Fostering the Runner Litter - Part 1
Fostering the Runner litter :
The good thing about modern technology is how easy it is to get in touch with people. The bad thing is how easy it is for people to get in touch. So when the “ping” of a text message sounded at 10.30 pm on a Sunday evening I knew there was a problem, probably with the shelter.
The message was from the foster coordinator of Northwest Animal Shelter. There was a litter of 3 young kittens whose mother had either disappeared or been killed by a dog. They had been orphaned a day or two earlier. They were very young, less than 10 days as their eyes weren't open yet. They had gone at least 24 hours without feeding. The people who had taken them in couldn't care for them.
As often happens in rescue, the story was muddled.
But the facts came through. These kittens needed help. As soon as possible.
I've bottle fed kittens and puppies before so felt fairly confident about taking these little ones.
Messages flew back and forth between the coordinator, myself and members of the board.
Half an hour later I was driving to the community 20 kms away while another volunteer headed in the other direction to the shelter, picked up supplies and formula for bottle feeding and dropped them off at my home.
With any young babies warmth and hydration are the two most important things to consider so had blankets and a hot water bottle with me and turned the heat up in the vehicle. Luckily they were in a box, warm and dry for the trip back.
When we got home the first priority was feeding. The kits were all scrawny but vocal and scrabbling around in the box. So mixed up the formula, picked up the biggest kit and immediately realized this was not going to be easy. In all the videos I've found showing how to bottle feed a kitten there are sturdy little creatures standing firmly on all 4 legs sucking eagerly on a bottle. Not these guys. They were too young to stand and incredibly difficult to hold as they wriggled and flailed, head frantically swinging from side to side and tiny claws scrabbling at the bottle. They had no clue how to suck on the plastic nipple and formula was going everywhere except their stomachs. And they were tiny, 3.5 to 4 ounces. Even the biggest could fit on my hand with room left over. Except they didn't stay on my hand. For creatures who can't walk they could cover ground incredibly fast, dragging themselves along, heading who knows where. Two hours later we were all covered with formula but their bellies were full. Of course what goes in must come out. And tiny kits can't eliminate on their own, their mothers lick them all over to stimulate them to pee and poop. So after eating they were stroked firmly on the abdomen with a warm washcloth as they squalled and squirmed. And finally urinated.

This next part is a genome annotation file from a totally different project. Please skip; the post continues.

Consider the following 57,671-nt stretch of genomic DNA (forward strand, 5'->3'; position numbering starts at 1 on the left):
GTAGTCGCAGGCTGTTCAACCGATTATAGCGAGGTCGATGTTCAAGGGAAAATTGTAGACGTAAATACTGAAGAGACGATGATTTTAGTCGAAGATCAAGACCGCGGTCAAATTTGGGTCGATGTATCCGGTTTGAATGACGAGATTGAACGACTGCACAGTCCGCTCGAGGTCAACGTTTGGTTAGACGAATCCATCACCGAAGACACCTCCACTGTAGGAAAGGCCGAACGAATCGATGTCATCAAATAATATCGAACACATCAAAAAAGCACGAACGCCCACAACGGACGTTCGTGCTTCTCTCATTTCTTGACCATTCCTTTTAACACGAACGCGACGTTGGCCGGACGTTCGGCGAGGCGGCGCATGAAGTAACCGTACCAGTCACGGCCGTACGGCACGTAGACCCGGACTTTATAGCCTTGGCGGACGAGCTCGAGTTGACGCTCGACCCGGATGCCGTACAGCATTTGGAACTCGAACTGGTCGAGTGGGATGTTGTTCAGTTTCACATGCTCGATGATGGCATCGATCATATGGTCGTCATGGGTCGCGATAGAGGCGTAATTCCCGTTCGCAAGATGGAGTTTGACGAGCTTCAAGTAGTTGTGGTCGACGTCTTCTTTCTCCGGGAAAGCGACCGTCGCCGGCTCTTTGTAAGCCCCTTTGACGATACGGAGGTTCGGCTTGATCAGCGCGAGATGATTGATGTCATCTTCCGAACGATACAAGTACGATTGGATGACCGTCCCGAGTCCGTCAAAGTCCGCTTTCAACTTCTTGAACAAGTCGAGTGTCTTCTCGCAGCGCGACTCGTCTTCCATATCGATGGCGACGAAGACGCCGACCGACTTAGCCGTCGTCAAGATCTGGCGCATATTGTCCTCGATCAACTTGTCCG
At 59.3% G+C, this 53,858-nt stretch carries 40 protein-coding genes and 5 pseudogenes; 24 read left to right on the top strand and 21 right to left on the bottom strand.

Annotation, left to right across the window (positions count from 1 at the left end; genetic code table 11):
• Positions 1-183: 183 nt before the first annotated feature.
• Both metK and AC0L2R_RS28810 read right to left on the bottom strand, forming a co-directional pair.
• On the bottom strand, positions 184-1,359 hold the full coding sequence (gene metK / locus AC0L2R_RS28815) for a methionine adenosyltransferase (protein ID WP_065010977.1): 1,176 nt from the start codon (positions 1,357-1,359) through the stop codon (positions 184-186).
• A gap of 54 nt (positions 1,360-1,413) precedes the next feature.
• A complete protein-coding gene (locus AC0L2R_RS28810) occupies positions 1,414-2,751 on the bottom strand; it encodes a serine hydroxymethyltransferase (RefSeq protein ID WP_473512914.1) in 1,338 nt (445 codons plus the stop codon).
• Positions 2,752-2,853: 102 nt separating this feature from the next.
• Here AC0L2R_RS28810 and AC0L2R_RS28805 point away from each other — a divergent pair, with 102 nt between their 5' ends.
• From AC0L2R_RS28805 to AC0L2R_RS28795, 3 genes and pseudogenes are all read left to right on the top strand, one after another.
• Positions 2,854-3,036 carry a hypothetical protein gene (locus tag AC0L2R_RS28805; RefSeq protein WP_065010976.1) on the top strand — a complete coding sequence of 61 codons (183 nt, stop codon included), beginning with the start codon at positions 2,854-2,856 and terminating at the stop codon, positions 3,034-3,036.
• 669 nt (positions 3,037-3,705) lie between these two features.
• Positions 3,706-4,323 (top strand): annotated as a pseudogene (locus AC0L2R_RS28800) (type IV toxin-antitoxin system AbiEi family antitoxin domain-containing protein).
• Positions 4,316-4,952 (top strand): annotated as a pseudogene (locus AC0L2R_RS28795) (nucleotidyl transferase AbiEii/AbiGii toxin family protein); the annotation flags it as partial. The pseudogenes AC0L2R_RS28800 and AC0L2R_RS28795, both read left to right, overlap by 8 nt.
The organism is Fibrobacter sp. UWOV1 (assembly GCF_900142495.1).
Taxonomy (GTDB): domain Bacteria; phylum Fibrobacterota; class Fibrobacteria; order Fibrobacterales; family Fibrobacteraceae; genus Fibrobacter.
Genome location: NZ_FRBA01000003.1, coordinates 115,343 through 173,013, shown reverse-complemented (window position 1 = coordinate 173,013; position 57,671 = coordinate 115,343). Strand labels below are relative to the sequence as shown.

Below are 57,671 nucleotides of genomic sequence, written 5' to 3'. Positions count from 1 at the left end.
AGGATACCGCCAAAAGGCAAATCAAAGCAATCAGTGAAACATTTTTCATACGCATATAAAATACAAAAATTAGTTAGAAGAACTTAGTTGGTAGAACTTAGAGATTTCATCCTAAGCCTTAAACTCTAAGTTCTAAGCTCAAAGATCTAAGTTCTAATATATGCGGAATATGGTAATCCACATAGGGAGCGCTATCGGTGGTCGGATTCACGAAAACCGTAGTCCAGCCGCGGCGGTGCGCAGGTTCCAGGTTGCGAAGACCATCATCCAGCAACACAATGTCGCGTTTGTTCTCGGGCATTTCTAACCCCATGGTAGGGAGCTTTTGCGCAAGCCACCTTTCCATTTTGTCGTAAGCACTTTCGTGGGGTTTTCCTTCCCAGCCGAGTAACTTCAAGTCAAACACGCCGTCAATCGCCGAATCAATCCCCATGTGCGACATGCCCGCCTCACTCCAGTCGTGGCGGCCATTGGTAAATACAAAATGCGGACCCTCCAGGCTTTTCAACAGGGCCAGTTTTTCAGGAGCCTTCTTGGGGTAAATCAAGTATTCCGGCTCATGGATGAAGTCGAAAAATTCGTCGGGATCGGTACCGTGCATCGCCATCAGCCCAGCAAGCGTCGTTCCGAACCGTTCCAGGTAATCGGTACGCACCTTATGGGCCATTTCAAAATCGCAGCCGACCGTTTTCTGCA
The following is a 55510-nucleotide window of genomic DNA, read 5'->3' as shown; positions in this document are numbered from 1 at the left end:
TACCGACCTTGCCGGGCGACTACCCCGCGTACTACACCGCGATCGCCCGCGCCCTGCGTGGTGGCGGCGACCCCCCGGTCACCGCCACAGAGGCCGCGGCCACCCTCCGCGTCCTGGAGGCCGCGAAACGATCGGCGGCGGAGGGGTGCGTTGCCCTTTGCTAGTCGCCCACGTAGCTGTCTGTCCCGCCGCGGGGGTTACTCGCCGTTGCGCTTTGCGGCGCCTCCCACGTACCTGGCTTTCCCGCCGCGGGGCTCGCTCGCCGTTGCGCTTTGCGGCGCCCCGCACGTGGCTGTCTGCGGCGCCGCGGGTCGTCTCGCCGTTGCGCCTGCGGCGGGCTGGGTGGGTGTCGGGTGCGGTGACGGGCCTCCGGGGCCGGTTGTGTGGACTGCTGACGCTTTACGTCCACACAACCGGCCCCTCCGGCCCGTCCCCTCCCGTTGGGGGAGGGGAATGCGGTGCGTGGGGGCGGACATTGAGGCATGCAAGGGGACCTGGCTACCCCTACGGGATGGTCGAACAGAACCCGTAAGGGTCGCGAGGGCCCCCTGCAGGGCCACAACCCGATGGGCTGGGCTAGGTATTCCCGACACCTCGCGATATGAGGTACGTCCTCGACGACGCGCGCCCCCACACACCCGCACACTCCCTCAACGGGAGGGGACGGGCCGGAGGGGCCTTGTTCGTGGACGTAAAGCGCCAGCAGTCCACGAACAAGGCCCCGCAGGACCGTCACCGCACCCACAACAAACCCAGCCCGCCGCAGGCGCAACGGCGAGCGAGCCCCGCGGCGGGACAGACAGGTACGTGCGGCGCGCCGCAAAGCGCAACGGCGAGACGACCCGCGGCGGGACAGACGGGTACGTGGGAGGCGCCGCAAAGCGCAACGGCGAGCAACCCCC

And then the whole procedure was repeated a few hours later. And again. And again. And again.
A few days went by. We were getting into a routine, feeding was slightly easier but elimination was getting more difficult. The warm washcloth wasn't always getting results. My little dog, who was adopted from NWAS 8 years ago, started helping with the process. I'd feed while she watched from the couch, when the bottle was put down Gaily would run over and lick the kittens rear end while it was held over a pad. Often she got better results than I did. But we needed help. The kits weren't gaining weight as they should, their coats always looked bedraggled, a heating pad and stuffed toy just weren't meeting their emotional needs. They needed a mother 24/7.
So we went looking for one.